On May 3, 2018 the Competition Bureau released its draft 2018-19 Annual Plan: Building trust to advance competition in the marketplace for public comment. The draft Plan provides details on the Bureau’s priorities and objectives for the coming year and outlines how the Bureau will pursue its work to foster more competition and innovation in Canada. FinTech continues to be one of the Bureau’s key priorities and objectives for the coming year with the Bureau committing to undertake another market study and targeting ten FinTech-focused advocacy interventions
Fintech has featured prominently in the Bureau’s advocacy work over the past few years. Following extensive multi-year consultations with stakeholders about the way in which technology is and can be used to change the way Canadians access and consume financial products and services (refer to Driving competition and innovation in the financial services sector -Competition Bureau’s 2017 FinTech Market Study Portal) in late December 2017, the Bureau published a comprehensive report entitled Technology-led innovation in the Canadian financial services sector (“ FinTech Report”).
The FinTech Report focussed on innovations that currently do or may be expected to impact the way that Canadian consumers and small and medium‑sized enterprises commonly encounter financial products and services relating to payments (e.g., mobile wallets), lending (e.g., crowdfunding) and advice and investment dealing (e.g., robo-advisors). The Bureau advocates for the modernization of the regulation of financial services in Canada by reducing barriers to competition so as to encourage innovation and the growth of FinTech in Canada. To further pro-competitive financial services regulation, the FinTech Report made the following 11 broad recommendations for regulators and policymakers:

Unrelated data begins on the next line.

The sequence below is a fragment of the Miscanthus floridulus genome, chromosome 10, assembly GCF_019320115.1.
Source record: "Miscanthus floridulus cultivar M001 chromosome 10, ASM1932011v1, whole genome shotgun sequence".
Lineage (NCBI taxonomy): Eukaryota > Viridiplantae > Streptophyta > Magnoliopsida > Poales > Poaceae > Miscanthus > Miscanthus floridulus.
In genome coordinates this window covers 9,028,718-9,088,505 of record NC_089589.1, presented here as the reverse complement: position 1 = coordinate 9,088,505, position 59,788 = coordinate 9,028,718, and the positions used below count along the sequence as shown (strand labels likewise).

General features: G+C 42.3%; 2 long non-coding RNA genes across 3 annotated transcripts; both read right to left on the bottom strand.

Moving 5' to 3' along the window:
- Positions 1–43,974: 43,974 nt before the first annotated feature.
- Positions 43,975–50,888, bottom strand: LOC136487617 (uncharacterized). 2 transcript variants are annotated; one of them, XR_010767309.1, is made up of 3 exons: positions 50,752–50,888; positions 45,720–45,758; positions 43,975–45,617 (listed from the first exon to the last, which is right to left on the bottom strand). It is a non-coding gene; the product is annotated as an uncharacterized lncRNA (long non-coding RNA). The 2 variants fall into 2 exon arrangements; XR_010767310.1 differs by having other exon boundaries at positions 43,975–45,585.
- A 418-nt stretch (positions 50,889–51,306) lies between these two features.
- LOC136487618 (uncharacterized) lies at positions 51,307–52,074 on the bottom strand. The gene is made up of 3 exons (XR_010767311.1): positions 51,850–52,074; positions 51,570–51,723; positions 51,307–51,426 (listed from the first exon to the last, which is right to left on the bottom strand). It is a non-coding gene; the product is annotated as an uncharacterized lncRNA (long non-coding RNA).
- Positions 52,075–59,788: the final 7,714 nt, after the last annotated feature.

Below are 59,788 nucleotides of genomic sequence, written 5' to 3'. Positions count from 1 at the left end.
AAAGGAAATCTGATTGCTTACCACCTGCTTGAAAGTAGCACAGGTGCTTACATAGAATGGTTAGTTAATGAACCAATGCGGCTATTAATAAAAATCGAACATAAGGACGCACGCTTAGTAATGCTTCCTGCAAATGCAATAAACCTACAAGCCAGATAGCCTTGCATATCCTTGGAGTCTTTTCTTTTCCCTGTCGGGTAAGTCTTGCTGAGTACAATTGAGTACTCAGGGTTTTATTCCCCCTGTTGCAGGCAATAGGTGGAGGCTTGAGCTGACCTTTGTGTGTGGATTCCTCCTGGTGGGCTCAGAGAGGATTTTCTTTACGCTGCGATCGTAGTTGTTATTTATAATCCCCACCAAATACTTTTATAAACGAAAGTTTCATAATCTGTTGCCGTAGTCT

- Technology-neutral and device-agnostic. Rules should accommodate and encourage new (and yet-to-be developed) technologies, so as to continue to encourage future innovation.
- Principles-based. Regulation should be based on expected outcomes rather than strict rules of how to achieve those outcomes. This allows for flexibility in the development of new technologies and also in the application of the rules as technology changes.
- Function-based. Regulation should be based on the function – rather than the identity – of an entity. This approach ensures that all entities have the same regulatory burden and consumers have the same protections when dealing with competing service providers.
- Proportional to risk. Regulation should be proportional to the risks that it aims to mitigate. “This requires a tiered approach: functions whose failure poses lower risks to the financial system should not necessarily face the same strict oversight as those whose failure poses higher risks.” Proportional regulation ensures that new entrants will compete on a level playing field with incumbents.